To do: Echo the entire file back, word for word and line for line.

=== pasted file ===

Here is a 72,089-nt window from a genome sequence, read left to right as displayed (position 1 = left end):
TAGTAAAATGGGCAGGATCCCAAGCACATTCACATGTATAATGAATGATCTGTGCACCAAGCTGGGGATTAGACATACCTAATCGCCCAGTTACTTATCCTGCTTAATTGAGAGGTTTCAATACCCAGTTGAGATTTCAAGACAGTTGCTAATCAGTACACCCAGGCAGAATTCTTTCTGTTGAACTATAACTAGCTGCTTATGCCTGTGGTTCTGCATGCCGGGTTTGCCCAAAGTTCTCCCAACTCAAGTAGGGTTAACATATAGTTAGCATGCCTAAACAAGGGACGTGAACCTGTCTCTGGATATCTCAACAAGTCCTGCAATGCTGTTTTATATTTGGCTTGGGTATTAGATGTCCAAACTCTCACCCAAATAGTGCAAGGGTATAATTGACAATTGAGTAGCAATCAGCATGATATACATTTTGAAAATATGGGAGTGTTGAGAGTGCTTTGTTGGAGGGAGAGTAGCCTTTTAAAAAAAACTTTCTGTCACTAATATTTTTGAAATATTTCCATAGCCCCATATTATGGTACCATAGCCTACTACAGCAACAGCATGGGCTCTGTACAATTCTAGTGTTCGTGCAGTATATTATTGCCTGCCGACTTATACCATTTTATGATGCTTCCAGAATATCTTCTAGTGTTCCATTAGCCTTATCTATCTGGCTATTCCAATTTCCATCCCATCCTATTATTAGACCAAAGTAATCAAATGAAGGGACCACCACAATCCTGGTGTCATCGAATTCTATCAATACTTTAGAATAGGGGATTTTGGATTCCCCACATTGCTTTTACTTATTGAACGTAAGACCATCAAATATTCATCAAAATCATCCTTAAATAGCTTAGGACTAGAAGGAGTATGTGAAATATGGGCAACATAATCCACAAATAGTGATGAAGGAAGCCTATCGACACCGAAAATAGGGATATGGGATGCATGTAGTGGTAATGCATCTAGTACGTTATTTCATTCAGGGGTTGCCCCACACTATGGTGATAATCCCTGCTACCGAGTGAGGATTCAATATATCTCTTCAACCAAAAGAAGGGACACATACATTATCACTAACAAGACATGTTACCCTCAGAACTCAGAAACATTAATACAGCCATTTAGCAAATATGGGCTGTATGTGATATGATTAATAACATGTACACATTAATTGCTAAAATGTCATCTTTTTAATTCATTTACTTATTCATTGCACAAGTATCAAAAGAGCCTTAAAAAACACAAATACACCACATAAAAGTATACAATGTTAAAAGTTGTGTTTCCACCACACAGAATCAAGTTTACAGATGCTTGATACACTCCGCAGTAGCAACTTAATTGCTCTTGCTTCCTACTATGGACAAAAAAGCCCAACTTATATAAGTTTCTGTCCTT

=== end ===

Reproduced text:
Here is a 72,089-nt window from a genome sequence, read left to right as displayed (position 1 = left end):
TAGTAAAATGGGCAGGATCCCAAGCACATTCACATGTATAATGAATGATCTGTGCACCAAGCTGGGGATTAGACATACCTAATCGCCCAGTTACTTATCCTGCTTAATTGAGAGGTTTCAATACCCAGTTGAGATTTCAAGACAGTTGCTAATCAGTACACCCAGGCAGAATTCTTTCTGTTGAACTATAACTAGCTGCTTATGCCTGTGGTTCTGCATGCCGGGTTTGCCCAAAGTTCTCCCAACTCAAGTAGGGTTAACATATAGTTAGCATGCCTAAACAAGGGACGTGAACCTGTCTCTGGATATCTCAACAAGTCCTGCAATGCTGTTTTATATTTGGCTTGGGTATTAGATGTCCAAACTCTCACCCAAATAGTGCAAGGGTATAATTGACAATTGAGTAGCAATCAGCATGATATACATTTTGAAAATATGGGAGTGTTGAGAGTGCTTTGTTGGAGGGAGAGTAGCCTTTTAAAAAAAACTTTCTGTCACTAATATTTTTGAAATATTTCCATAGCCCCATATTATGGTACCATAGCCTACTACAGCAACAGCATGGGCTCTGTACAATTCTAGTGTTCGTGCAGTATATTATTGCCTGCCGACTTATACCATTTTATGATGCTTCCAGAATATCTTCTAGTGTTCCATTAGCCTTATCTATCTGGCTATTCCAATTTCCATCCCATCCTATTATTAGACCAAAGTAATCAAATGAAGGGACCACCACAATCCTGGTGTCATCGAATTCTATCAATACTTTAGAATAGGGGATTTTGGATTCCCCACATTGCTTTTACTTATTGAACGTAAGACCATCAAATATTCATCAAAATCATCCTTAAATAGCTTAGGACTAGAAGGAGTATGTGAAATATGGGCAACATAATCCACAAATAGTGATGAAGGAAGCCTATCGACACCGAAAATAGGGATATGGGATGCATGTAGTGGTAATGCATCTAGTACGTTATTTCATTCAGGGGTTGCCCCACACTATGGTGATAATCCCTGCTACCGAGTGAGGATTCAATATATCTCTTCAACCAAAAGAAGGGACACATACATTATCACTAACAAGACATGTTACCCTCAGAACTCAGAAACATTAATACAGCCATTTAGCAAATATGGGCTGTATGTGATATGATTAATAACATGTACACATTAATTGCTAAAATGTCATCTTTTTAATTCATTTACTTATTCATTGCACAAGTATCAAAAGAGCCTTAAAAAACACAAATACACCACATAAAAGTATACAATGTTAAAAGTTGTGTTTCCACCACACAGAATCAAGTTTACAGATGCTTGATACACTCCGCAGTAGCAACTTAATTGCTCTTGCTTCCTACTATGGACAAAAAAGCCCAACTTATATAAGTTTCTGTCCTT